BT has confirmed that it will allow its underground cable ducts to be accessed by other service providers, in a move that will be seen by many as a pre-emptive strike against a possible Conservative government later this year.
The announcement comes a week after shadow chancellor George Osborne said that the Tories will look to provide the country with 100Mbit/s broadband by 2017, and will force BT to open its underground infrastructure to providers to stimulate growth.
However, BT chief executive Ian Livingston denied that the telco had made the move in anticipation of being forced to open its ducts, and claimed to have informed Ofcom last year that it was willing to provide access.
"Other companies already have access to our exchanges, so we are relaxed about providing them with another form of access as well," he said.
However, in a hint that Livingston did have the upcoming election in mind, he added: "Open access to all ducts, not just ours, might help BT and others extend coverage, so we would like to see a future government support such a move."
The news will mean that companies such as Virgin Media and TalkTalk can complete rollouts of new, high-speed fibre far more quickly in areas where the necessary infrastructure already exists, and Livingstone put pressure on providers to take advantage.
"Although it's unlikely to be the silver bullet to get fibre to every home, BT is taking a considerable degree of commercial risk by rolling out fibre. It will be interesting to see if others are willing to join us," he said.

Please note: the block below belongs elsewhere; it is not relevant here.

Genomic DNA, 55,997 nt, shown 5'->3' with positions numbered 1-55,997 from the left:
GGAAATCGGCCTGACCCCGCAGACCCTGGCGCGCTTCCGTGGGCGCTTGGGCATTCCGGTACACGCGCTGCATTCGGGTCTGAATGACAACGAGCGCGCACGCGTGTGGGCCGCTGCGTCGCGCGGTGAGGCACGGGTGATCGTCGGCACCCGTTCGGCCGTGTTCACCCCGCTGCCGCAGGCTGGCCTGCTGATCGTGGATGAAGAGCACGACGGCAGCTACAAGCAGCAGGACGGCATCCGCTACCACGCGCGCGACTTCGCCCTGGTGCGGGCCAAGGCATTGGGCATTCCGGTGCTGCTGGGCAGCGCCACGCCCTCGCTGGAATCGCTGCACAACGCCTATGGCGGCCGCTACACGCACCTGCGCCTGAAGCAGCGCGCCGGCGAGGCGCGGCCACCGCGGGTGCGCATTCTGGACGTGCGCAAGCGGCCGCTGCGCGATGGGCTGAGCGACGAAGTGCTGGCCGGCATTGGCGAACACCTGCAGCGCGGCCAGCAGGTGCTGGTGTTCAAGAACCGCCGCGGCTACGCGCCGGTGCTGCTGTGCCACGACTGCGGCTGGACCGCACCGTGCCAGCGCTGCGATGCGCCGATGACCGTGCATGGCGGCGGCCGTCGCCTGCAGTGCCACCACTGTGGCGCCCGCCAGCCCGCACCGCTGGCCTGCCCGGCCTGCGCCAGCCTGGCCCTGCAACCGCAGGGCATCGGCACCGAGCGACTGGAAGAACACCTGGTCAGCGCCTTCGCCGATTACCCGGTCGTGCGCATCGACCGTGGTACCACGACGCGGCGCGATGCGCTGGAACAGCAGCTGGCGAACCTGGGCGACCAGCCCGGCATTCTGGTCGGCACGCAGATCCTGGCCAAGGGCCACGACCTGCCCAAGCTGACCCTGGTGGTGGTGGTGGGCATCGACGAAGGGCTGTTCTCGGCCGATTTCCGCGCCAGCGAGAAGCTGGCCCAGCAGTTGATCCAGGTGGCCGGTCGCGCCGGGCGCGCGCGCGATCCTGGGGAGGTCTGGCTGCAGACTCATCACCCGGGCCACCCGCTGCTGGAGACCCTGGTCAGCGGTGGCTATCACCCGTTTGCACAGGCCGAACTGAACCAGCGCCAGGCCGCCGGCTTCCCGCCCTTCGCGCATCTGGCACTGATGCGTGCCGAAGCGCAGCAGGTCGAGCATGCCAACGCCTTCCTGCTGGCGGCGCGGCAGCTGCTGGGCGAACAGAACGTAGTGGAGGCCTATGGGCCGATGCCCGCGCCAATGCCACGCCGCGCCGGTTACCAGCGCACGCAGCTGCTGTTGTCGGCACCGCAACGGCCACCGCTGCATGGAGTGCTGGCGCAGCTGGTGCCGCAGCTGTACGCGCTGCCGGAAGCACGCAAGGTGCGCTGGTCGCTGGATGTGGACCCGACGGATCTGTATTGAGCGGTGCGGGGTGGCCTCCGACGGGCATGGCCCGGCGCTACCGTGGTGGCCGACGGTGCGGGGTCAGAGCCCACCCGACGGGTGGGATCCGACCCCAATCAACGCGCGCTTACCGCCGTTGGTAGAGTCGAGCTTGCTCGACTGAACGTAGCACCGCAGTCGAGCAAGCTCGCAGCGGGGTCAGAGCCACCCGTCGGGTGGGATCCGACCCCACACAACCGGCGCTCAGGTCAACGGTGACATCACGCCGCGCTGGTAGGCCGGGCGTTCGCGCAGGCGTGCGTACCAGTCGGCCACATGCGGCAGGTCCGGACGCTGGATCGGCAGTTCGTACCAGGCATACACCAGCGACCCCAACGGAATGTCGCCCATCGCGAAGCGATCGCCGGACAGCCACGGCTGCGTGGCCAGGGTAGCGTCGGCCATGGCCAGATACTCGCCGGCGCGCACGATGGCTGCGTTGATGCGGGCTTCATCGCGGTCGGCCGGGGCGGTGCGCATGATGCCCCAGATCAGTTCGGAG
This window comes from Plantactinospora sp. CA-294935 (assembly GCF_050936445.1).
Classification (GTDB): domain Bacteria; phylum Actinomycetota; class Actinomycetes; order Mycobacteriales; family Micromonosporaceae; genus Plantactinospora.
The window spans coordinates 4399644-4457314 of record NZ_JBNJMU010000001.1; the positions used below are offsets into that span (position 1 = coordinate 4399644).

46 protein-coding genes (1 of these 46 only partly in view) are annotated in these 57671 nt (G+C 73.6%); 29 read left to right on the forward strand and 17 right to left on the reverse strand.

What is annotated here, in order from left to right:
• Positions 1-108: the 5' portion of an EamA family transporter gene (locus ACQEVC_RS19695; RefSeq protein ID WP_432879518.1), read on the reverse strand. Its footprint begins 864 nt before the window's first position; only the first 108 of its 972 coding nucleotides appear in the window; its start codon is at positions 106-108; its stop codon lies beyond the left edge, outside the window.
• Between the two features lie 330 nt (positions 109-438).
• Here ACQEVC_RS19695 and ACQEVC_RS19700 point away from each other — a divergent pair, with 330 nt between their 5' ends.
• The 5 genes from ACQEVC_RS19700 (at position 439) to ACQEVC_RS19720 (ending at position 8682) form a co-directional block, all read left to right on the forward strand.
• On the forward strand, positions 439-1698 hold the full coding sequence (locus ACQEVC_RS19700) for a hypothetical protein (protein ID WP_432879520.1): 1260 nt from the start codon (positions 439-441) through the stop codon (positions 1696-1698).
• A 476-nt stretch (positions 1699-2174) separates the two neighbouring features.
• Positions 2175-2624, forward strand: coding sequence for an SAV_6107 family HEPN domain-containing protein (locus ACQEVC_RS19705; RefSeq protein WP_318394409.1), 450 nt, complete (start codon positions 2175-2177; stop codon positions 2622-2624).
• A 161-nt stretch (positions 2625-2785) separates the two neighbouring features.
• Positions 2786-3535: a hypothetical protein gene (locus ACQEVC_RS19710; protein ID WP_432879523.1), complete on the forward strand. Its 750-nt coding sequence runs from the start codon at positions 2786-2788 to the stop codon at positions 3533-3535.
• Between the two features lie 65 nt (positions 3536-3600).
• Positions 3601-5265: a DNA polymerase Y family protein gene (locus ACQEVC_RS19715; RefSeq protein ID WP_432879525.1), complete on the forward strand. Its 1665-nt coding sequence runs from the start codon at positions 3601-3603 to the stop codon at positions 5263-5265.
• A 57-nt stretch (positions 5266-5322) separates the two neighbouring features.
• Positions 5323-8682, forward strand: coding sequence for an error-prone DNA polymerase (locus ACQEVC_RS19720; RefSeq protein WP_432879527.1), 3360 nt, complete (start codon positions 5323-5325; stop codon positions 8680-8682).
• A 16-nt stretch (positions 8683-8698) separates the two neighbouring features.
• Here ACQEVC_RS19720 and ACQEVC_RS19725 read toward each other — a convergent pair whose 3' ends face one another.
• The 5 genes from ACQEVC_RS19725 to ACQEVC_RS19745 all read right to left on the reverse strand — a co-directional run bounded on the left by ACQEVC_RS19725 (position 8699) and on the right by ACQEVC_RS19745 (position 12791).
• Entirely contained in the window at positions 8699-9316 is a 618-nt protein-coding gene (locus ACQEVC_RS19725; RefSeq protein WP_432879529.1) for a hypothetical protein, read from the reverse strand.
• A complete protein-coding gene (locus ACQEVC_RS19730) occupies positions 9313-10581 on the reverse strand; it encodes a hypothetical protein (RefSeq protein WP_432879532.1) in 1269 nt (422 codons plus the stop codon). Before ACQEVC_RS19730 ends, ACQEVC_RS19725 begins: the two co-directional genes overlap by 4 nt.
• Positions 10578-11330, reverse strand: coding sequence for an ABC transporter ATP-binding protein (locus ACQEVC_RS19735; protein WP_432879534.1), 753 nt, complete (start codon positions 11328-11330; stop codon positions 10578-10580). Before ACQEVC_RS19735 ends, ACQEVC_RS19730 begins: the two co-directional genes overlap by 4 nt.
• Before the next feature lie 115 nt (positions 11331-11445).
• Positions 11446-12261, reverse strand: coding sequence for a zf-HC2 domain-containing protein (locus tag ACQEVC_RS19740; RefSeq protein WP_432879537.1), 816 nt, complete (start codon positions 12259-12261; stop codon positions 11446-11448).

However, Gartner principal research analyst Fernando Elizalde believes that it could be a while before any service providers take advantage of BT's move.
"It could take maybe 12 months before any providers start to use the ducts, as they may believe there is a lack of demand from consumers for fibre-to-the-home superfast broadband that will hinder any immediate investments," he said.
Elizalde also said that many providers will continue to use their existing services for as long as possible.
"Until demand for faster uplink speeds and the need for more bandwidth to watch high-definition videos online really picks up, providers like Sky and Carphone Warehouse will continue use their DSL services to generate return on inverstment," he added.
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